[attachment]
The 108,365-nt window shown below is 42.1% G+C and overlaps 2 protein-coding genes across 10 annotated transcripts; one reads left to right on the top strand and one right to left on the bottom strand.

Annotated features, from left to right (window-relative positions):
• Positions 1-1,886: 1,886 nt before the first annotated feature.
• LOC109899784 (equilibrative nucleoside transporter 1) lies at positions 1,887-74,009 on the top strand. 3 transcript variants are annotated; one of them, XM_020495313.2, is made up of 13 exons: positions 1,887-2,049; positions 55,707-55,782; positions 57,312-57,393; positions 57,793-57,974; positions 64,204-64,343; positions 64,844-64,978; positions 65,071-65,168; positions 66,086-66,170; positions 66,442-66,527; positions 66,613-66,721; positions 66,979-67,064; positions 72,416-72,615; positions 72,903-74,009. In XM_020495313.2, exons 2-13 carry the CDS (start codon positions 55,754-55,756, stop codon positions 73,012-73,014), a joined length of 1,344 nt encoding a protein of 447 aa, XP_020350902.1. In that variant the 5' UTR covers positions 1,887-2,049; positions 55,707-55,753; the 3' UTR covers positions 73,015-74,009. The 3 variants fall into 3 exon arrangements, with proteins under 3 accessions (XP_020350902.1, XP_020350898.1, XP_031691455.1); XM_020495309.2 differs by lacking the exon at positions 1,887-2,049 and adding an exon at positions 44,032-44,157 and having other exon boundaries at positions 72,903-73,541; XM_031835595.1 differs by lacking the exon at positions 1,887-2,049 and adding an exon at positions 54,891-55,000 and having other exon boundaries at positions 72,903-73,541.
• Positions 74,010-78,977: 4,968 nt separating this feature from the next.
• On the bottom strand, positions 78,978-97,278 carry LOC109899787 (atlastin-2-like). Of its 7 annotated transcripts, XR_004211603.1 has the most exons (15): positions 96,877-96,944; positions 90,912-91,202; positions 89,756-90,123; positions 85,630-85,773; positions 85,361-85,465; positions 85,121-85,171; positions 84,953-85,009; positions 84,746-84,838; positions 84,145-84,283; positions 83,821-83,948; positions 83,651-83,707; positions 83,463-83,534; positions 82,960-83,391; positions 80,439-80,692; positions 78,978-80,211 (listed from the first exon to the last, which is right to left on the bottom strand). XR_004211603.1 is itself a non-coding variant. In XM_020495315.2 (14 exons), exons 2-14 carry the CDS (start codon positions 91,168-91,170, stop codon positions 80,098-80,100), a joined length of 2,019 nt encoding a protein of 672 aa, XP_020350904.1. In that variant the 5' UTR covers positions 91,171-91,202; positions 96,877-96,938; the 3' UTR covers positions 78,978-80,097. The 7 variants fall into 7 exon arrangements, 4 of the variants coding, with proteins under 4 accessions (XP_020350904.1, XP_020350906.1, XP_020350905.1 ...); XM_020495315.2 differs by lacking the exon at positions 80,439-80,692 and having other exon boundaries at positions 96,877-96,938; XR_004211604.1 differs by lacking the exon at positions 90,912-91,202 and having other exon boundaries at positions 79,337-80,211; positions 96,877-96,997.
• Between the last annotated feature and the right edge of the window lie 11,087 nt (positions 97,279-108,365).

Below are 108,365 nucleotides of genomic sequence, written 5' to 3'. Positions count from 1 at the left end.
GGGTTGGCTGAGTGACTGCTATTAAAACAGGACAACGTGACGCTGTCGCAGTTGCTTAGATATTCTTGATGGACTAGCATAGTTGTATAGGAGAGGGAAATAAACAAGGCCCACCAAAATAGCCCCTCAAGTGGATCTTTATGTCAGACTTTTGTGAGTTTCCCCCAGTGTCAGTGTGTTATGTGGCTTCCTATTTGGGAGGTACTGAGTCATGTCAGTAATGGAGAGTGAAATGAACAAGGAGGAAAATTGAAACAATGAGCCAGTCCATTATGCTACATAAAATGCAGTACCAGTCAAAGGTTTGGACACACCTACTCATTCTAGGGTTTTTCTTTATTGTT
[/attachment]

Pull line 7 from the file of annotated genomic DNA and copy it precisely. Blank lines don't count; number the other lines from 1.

• Between the last annotated feature and the right edge of the window lie 11,087 nt (positions 97,279-108,365).